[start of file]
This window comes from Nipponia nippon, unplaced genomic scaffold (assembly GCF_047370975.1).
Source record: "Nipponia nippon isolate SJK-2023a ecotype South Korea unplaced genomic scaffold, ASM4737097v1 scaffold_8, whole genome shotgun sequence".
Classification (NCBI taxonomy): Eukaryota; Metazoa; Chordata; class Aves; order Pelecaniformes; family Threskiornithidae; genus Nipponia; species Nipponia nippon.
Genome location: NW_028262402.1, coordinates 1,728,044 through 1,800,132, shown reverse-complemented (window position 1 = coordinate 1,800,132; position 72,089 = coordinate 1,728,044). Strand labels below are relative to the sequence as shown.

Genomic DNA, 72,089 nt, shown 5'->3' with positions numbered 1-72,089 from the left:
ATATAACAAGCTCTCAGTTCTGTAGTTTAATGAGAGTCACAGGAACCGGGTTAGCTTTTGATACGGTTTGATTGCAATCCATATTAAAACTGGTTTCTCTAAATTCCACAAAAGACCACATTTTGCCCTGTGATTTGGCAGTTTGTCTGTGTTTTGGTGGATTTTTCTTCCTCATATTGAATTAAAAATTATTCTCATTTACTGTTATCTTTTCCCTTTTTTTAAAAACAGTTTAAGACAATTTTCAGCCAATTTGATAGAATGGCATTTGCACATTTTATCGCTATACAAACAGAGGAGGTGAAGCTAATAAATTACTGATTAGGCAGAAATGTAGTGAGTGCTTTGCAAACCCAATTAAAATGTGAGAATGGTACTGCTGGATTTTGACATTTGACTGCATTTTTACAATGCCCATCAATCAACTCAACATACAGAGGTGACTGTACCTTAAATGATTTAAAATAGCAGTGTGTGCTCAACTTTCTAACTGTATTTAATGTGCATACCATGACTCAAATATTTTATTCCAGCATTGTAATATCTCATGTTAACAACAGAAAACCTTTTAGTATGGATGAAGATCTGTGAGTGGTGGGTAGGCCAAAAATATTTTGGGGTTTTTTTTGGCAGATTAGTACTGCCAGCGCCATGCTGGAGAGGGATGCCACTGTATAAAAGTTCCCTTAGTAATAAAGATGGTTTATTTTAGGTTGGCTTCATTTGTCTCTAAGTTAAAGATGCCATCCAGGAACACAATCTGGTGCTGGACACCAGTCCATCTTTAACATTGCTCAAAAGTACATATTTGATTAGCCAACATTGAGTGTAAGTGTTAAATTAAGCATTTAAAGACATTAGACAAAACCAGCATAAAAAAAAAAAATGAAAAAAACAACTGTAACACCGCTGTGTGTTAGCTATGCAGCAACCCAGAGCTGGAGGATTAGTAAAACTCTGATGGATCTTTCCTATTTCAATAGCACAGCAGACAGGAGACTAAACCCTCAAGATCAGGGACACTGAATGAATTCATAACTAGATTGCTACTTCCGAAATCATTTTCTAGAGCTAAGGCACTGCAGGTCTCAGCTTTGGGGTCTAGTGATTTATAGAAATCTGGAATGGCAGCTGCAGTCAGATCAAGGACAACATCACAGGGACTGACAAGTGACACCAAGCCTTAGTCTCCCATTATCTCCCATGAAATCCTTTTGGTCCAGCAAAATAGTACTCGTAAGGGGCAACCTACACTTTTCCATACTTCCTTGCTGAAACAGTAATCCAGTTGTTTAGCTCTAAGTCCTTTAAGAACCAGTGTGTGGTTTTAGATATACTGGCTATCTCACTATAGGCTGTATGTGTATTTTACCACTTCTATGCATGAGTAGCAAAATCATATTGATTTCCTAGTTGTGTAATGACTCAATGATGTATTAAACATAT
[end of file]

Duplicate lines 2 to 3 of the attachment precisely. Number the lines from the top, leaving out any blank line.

Source record: "Nipponia nippon isolate SJK-2023a ecotype South Korea unplaced genomic scaffold, ASM4737097v1 scaffold_8, whole genome shotgun sequence".
Classification (NCBI taxonomy): Eukaryota; Metazoa; Chordata; class Aves; order Pelecaniformes; family Threskiornithidae; genus Nipponia; species Nipponia nippon.